Major cast metal components
Contemporary structures (buildings and bridges) may utilise cast metal components for a variety of reasons and applications. These include the ability to be shaped for structural or aesthetic purposes and to transfer loads at the interface between differing structural components. Applications include bridge bearings, cable hangers, node junctions and generally for ease of fabrication in volumetrically complex shapes.
Some of these components are required to accommodate movement: between two castings or a casting and another component. Movement may be linear or rotational; it may be occasional or fluctuate in a regular or irregular manner. It may be of a nature that could give rise to fatigue damage.
The design of castings requires special care because of the manner in which they are made; each designed cast is unique and ensuring the integrity of the final product requires specialist skills in design, material specification, control of the casting process, machining, construction and assembly on site. The structural qualities of interest in the final product may be strength, ductility, toughness, weldability and machineability.
All these metallurgical properties are affected by the mix chemistry and by the rates of product cooling post casting and possibly by later heat treatment. Pre-service non-destructive examination may be essential. The technology involved is beyond the normal skills in structural engineering so it is essential that proper advice is sought on product procurement. This is particularly important when the product dimensions are 'thick'.
This article highlights the key aspects of using cast metal components so as to avoid unintended consequences which are detrimental to the component's life and performance.
Adopting the '3Ps' (People, Process and Product) approach to risk management will allow a comprehensive assessment of the issues.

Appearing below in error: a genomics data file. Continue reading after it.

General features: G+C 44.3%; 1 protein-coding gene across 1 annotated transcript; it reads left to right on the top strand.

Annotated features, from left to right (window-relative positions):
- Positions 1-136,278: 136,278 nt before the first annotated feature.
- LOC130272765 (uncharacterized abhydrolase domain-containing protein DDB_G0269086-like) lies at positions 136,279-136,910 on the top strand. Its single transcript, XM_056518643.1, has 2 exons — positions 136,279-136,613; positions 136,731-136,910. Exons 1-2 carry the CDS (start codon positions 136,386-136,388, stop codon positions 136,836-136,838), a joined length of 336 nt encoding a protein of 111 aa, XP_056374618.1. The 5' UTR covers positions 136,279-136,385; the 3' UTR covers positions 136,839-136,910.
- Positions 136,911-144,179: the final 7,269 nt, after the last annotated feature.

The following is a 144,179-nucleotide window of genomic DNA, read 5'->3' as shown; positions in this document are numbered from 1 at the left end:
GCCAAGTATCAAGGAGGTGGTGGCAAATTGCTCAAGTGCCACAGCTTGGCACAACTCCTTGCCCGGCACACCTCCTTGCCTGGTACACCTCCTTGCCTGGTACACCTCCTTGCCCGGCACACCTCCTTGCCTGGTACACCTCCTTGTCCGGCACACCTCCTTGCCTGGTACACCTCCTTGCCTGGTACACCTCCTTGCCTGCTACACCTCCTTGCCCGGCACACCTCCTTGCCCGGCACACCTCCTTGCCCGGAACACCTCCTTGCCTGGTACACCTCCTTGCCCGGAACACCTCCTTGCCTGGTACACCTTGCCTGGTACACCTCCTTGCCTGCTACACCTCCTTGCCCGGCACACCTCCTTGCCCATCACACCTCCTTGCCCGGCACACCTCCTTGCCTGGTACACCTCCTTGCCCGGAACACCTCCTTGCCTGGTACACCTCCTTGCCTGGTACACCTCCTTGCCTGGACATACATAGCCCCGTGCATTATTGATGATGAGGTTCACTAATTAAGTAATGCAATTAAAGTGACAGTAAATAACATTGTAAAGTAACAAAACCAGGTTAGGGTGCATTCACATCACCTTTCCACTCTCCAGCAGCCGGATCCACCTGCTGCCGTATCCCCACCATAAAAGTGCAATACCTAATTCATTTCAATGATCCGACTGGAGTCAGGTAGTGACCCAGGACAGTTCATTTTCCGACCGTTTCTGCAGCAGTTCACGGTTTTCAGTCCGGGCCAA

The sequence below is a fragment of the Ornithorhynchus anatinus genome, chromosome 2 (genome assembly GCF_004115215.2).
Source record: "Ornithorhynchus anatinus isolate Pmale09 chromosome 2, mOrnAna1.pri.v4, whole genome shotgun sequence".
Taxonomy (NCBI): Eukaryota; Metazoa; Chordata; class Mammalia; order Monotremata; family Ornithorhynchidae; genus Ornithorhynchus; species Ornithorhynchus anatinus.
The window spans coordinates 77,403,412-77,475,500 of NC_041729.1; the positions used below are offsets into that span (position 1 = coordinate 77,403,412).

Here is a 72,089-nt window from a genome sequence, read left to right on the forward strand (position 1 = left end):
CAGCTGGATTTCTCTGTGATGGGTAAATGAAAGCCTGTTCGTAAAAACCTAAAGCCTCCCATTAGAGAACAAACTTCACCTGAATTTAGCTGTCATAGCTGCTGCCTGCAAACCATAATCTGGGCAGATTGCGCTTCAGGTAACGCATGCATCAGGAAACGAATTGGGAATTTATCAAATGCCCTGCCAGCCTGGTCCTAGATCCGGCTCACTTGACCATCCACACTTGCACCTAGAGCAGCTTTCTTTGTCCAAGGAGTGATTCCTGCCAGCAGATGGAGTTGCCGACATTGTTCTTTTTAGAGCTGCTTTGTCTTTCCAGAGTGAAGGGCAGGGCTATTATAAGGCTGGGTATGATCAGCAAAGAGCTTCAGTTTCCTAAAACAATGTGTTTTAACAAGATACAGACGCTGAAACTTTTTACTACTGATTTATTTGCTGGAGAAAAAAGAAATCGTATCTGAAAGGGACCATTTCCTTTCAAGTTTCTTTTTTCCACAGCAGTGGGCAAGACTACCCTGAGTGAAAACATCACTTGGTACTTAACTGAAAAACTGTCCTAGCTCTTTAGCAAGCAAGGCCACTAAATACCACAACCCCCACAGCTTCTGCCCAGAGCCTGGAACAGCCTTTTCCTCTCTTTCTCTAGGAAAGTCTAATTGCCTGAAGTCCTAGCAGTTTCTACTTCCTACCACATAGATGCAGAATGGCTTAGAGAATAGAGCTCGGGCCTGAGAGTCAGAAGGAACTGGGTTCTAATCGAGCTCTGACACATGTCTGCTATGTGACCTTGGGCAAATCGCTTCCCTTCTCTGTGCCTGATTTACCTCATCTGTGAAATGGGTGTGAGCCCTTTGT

Having a competent team involved with the design and specification of the cast metal component will ensure that the necessary skills and experience are brought to bear. If this competence is lacking within the design office advice should be sought, at an early stage in the design, from specialists e.g. contractors, foundries, fabricators, materials consultants.
It is important that this is done before committed design decisions are made. It is equally important that those involved with the fabrication are also competent. The structural designer has a key role in placing the requisite quality standards in the context of the consequences of failure.
The consequences of a fracture may be catastrophic so the definition of requisite toughness is essential. The risk of fracture can be exacerbated by internal flaws and by shrinkage stresses at re-entrant corners.
Apart from the primary linear and/or rotational movements it is necessary to give thought as to whether any secondary movements may arise, perhaps unintended, and their likely significance.
The nature of the loading is critical to performance: deviation from expected thrust-lines, fluctuating loads and load reversals can all have a disproportionate effect in certain circumstances.